Differences between “C” and “S” Corporations
Sole Proprietorships, one of the six types of business entities recognized by the U.S. government, usually grow, develop and become a Corporation. Now, under subchapter “C” of the U.S. tax code, all corporations are automatically recognized as C corporations unless business owners file for an “S” status (after all shareholders agree in writing to the S corporation election, they must make a timely filing of Form 2553 with the IRS). Taking no action, however, will mean that a corporation is and will remain a “C” corporation.
“C” corp and “S” corporations are types of corporate business entities, their difference is based primarily on ownership and how they pay taxes. With regard to ownership, number of shareholders in an “S” corporation cannot be more than 100, and all of whom must be U.S. citizens or residents. A “C” corporation, on the other hand, can have an unlimited number of shareholders who may also be non-U.S. citizens or non-residents.
On the issue of taxation, “S” corporations are pass-through tax entities, thus, no tax is paid at the corporate level since corporate profits and losses are reported on the tax return of shareholders. Under the “C” corp status,corporate profits are taxed at the corporate level – a case of double taxation, actually. This is because, as C corporations pay taxes, the amount of which is based on its corporate income, this same income, which is distributed to shareholders as dividends, is also the basis of the amount of personal income tax shareholders will be required to pay.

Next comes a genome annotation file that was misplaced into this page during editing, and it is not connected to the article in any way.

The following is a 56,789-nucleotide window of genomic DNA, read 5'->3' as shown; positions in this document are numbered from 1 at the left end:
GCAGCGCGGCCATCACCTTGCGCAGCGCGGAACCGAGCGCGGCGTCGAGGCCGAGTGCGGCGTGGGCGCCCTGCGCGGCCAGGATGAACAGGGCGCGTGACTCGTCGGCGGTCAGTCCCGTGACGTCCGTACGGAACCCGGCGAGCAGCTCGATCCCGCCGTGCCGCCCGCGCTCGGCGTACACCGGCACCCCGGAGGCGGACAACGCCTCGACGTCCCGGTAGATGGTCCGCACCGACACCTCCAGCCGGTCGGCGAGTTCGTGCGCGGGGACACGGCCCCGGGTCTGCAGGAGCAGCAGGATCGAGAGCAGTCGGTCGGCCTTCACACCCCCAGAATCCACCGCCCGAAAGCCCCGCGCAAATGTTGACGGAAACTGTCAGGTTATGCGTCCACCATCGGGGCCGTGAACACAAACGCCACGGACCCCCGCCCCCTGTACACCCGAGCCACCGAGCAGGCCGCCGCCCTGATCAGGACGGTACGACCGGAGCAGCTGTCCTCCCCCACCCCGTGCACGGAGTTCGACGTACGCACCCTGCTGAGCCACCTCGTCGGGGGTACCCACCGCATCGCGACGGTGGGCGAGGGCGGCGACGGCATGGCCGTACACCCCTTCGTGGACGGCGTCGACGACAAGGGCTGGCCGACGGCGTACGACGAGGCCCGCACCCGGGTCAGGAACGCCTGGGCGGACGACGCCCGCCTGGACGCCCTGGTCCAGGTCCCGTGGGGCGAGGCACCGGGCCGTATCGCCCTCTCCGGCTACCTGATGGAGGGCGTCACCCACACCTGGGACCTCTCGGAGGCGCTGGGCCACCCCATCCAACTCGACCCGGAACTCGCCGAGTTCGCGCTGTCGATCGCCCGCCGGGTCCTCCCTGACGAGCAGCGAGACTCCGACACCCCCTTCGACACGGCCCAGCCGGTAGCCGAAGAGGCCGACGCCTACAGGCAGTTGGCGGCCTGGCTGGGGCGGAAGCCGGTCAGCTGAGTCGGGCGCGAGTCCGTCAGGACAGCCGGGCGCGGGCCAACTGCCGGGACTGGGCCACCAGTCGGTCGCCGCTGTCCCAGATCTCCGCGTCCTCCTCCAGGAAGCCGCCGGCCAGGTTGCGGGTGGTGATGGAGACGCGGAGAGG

While the pass-through taxation enjoyed under the “S” corp status will definitely mean huge savings for shareholders, many corporations still choose the “C” corp status due to the absence of restrictions, such as having multiple classes of stocks, which is imposed on the S corp status.
Underlying the differences in taxation and membership, is the limited liability protection enjoyed by shareholders in both “C” and “S” corporations. Due to this limited liability, shareholders are, therefore, not held personally responsible for corporate debts and liabilities.
The law firm Russo, Russo & Slania believes that businesses should be given the all the legal assistance they need to make their business grow and flourish and which will help them avoid whatever critical errors could affect and hinder their success.